March 25, 2013

LeBron James leads way for Miami Heat as streak hits 26 in easy win over Charlotte Bobcats

The Heat had its largest margin of victory this season in routing the Bobcats for its 26th win in a row — seven shy of the Lakers’ NBA record.

If there were a game for Dwyane Wade to miss during this epic winning streak, this was it — at home against a dreadful Charlotte Bobcats team.

Like the previous three games, the Heat fell behind by double digits in the first half.

Unlike the past three, the Heat righted itself quickly, erasing Charlotte’s 11-point lead by late in the first quarter, then burying the visiting Bobcats with a second-half avalanche and coasting to a 109-77 romp, Miami’s largest margin of victory this season.

And so the win streak grows to 26, just seven short of the 1971-72 Los Angeles Lakers’ record 33-game run.

“I don’t think we can really appreciate this now because it’s so much work,” Chris Bosh said. “Maybe this summer.”

Miami can push the streak to 30 if it sweeps a four-game road trip that starts Monday in Orlando and ends with perhaps the most difficult assignment of the two past months — a Sunday night meeting with San Antonio.

Heat players rarely mention the streak unless asked and say it’s not a talking point in the locker room. When will it be on their radar?

“I don’t know,” LeBron James said. “It’s on everyone else’s radar.”

Coach Erik Spoelstra cracked: “Our story line is probably a little too boring for you guys. It’s a special opportunity for this group. We’re trying to get better. This thing just happened.”

The Heat pieced together two dominant stretches Sunday against the team with the league’s worst record: a 25-4 run after Charlotte led 19-8 early, and a 26-5 second-half stampede after the Bobcats closed to within five with just under five minutes left in the third quarter.

James, not surprisingly, was at the epicenter of both eruptions. He closed with 32 points on 11-for-14 shooting, 10 assists, eight rebounds, three steals and three blocks in 34 minutes, his night ending with 7:51 left and the Heat ahead by 26.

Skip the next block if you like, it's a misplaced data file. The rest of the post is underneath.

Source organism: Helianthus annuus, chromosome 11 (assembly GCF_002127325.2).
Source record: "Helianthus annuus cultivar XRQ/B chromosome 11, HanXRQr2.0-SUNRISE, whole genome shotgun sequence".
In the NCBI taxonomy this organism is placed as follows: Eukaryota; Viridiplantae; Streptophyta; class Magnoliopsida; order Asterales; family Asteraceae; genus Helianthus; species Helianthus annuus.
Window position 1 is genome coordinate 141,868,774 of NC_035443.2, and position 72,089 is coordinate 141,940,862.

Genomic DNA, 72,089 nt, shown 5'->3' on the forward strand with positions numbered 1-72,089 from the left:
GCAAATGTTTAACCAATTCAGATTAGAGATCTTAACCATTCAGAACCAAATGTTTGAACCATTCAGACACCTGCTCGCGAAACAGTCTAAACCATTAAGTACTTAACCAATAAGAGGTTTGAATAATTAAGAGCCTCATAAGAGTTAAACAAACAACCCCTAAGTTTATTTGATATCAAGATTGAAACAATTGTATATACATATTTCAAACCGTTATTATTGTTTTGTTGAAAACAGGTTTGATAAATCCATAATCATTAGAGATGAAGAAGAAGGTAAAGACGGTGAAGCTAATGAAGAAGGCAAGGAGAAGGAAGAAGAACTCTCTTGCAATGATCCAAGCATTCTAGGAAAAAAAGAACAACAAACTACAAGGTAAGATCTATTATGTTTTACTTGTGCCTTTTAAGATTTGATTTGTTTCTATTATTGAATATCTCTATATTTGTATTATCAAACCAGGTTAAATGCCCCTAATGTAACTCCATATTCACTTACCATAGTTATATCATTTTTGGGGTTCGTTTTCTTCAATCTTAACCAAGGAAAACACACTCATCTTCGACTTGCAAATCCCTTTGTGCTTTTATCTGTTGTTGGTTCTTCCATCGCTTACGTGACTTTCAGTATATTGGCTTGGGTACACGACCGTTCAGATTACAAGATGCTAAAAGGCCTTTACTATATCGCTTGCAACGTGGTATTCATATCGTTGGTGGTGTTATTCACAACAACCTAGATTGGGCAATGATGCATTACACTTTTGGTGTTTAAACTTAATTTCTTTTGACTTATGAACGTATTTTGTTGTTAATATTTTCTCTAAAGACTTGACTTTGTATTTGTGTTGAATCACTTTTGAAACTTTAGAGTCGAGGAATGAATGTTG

“He really set the tone, made some great plays defensively,” Spoelstra said.

James’ third quarter, in particular, was a work of art: 14 points on 6-for-7 shooting, to go along with six rebounds, three assists, two blocks and a steal. After Charlotte drew within five with 4:53 left in the third, James scored or assisted on five of Miami’s next six baskets, including hitting a jumper to put the Heat up by 16 just before the quarter ended.

Among those looking on and enjoying LeBron’s work: stars from golf (Rory McIlroy), tennis (Novak Djokovic) and boxing (Vladimir Klitschko).

“You try to leave an impression on them,” said James, who has made 23 of 29 shots over his previous two games.

The Heat’s defense was dynamic; Miami finished with 10 blocks, nine steals and held the Bobcats to 33.7 percent shooting, a season low for a Heat opponent. Charlotte’s nine assists tied an NBA low this season.

With Wade missing the game with soreness in his right knee, Mike Miller started for only the fifth time this season, hit a three-pointer on the game’s first shot and closed with six points (2 for 7 from the field).

“This is a good team when I don’t even [mess] up the streak,” Miller cracked afterward.

Spoelstra said it’s undetermined whether Wade will play Monday against the Magic. Wade still got involved in the merriment, conducting part of Sun Sports’ postgame interview with James.

“What does it say about this team when you have a superstar out?” Wade asked James.

“Anytime you have a big time superstar, Hall of Fame guy out, guys have to step up,” James said.

James got help from Chris Bosh, who rebounded from Friday’s five-point, 1-for-7 shooting night by scoring 15 points on his 29th birthday.

Since James joined the Heat, Miami is 22-6 without Wade.

“We’ve got enough,” James said of playing without Wade. “That’s what this team is built around.”

There was the usual burst of energy from Chris Andersen, who scored all three of his baskets on dunks off feeds from James.

“That’s something we didn’t have with our other [backup] centers,” said Spoelstra, who spoke before the game of possibly playing Bosh and Andersen together at times eventually. “He gives us that vertical spacing.”

Norris Cole (15 points, six assists, no turnovers) and Ray Allen (14 points, 4 for 5 on three-point shooting) also chipped in, and the Heat pushed its record to 25-1 in games in which its bench players outscore the opponent’s reserves.

Miami shot 50 percent, raising its record to 33-2 this season when it makes at least half its shots.

Even Juwan Howard got into a game for the first time since rejoining the Heat last month, scoring Miami’s final points on a layup.

Beyond the Heat’s overall winning streak, Miami has won 17 in a row at home — one short of the franchise record.

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